This telephone has too many shortcomings to be seriously considered as a means of communication - Western Union memo, 1876
Nvidia doesn't pay a licence because it doesn't make Intel chipsets and Via doesn't pay a licence because it's in a self-declared religious war with the Great Satan of Chips.
Even though the GE and PE varieties of chipsets are not now supposed to appear until October, they still appear on the chipset roadmaps right through the year. And now there's the 845GV to contend with too.
On the 18th of August, the 850E will cost $40, the 850 $38, the 845GE $39, the 845G $37, the 845PE $34, the 845E $30, the 845GV $28, the 845 $24, and the 845GL $26. Note that these prices are now close to the 815 chipsets which are shuffling off the component coil faster than a Cornetto would melt in the Kalahari Desert.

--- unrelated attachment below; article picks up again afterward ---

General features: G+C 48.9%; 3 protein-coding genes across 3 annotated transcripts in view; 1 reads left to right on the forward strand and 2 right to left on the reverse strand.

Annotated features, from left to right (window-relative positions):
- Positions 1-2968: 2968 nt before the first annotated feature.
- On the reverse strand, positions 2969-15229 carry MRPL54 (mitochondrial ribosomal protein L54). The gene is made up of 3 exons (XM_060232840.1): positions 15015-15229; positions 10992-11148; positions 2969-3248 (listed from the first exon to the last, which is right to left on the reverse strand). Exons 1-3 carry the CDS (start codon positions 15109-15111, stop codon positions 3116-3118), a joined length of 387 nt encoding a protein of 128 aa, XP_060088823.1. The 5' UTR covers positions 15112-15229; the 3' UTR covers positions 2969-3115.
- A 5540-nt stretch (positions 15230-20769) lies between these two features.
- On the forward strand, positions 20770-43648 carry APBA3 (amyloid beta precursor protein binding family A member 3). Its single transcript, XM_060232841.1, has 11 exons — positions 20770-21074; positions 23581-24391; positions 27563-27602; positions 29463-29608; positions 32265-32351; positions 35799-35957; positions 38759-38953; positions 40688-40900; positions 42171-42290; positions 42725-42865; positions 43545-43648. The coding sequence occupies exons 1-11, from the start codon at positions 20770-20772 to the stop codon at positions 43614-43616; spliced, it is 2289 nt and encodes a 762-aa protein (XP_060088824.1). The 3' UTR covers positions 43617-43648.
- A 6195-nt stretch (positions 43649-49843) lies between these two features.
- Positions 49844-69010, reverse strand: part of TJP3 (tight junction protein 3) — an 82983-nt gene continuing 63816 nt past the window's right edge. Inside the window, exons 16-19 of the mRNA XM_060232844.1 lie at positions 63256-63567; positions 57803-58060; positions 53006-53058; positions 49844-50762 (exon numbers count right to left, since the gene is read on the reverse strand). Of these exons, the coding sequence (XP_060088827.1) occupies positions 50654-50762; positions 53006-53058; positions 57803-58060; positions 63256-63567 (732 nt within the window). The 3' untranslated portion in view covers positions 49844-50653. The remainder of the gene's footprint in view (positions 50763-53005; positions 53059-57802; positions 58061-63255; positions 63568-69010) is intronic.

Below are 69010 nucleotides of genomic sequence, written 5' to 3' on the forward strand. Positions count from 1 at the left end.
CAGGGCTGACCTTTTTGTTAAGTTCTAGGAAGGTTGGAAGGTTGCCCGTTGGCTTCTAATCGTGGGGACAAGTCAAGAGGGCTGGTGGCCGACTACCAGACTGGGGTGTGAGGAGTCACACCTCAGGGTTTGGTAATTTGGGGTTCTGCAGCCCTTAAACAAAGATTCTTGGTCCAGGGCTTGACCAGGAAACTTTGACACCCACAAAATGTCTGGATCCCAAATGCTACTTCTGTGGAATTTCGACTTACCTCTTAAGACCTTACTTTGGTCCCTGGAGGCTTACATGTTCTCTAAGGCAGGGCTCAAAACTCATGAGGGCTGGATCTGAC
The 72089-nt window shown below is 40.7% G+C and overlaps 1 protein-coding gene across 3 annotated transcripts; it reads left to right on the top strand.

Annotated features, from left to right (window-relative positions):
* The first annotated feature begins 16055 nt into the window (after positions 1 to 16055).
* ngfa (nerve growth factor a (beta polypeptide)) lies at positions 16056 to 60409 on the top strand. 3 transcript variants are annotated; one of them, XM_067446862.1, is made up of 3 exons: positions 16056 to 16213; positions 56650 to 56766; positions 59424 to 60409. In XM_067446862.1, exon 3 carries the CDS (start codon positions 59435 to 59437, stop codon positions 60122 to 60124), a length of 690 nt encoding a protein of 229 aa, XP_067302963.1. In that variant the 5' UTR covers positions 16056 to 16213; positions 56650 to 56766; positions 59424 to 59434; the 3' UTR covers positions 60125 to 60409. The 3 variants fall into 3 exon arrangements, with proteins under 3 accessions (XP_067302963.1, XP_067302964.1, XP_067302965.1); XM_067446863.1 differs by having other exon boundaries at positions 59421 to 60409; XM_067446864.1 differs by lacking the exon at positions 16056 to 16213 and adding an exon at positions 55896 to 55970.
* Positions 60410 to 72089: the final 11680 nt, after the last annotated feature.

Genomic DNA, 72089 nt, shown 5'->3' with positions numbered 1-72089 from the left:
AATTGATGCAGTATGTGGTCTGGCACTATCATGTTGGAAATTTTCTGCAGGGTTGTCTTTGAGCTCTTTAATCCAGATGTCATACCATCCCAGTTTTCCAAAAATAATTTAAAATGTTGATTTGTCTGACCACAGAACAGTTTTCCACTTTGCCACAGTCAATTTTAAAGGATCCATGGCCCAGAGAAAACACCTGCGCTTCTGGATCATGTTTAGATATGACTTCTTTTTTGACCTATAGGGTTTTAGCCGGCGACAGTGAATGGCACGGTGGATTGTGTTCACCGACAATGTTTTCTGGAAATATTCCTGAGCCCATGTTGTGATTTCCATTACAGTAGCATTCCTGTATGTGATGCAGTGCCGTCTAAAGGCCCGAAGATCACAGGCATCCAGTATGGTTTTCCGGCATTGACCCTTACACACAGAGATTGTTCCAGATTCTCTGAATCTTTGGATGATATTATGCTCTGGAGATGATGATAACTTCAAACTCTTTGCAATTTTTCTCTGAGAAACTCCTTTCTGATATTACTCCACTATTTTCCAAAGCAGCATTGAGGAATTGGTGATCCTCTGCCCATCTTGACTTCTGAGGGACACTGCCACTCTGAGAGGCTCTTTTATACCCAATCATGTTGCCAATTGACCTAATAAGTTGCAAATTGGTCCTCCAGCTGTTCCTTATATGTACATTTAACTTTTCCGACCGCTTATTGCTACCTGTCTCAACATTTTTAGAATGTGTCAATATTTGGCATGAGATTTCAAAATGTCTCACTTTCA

On the 29th of September, Intel will make further price cuts but on the 845E, the 845GV, the 845 and the 845GL, each of which will fall by a couple of buckaroos.
The 845GV, as we disclosed yesterday, supports 533MHz buses, has integrated graphics only and no AGP port, and is pin compatible with the 845G. In fact, the 845GL was going to originally look this way earlier in the year, but pressure from mobo makers appear to have caused Chipzilla to postpone these plans.
The 850E does appear to be the last incarnation of an RDRAM chipset at Intel. The latest roadmaps show it validated with PC 1066 memory from Q4, and in Q2 of next year, Springdale in its G and P varieties will occupy the performance segment of the desktop roadmap.
The 845G/GE are displaced in two mainstream sectors of the desktop market by Springdale G, while the 845G/GV and 845 will begin to be displaced by Springdale G in Q2 of next year as well.
In the Celeron sector, Intel continues to push the 845GL chipset but in Q4 the 845GV will be offered as well. µ
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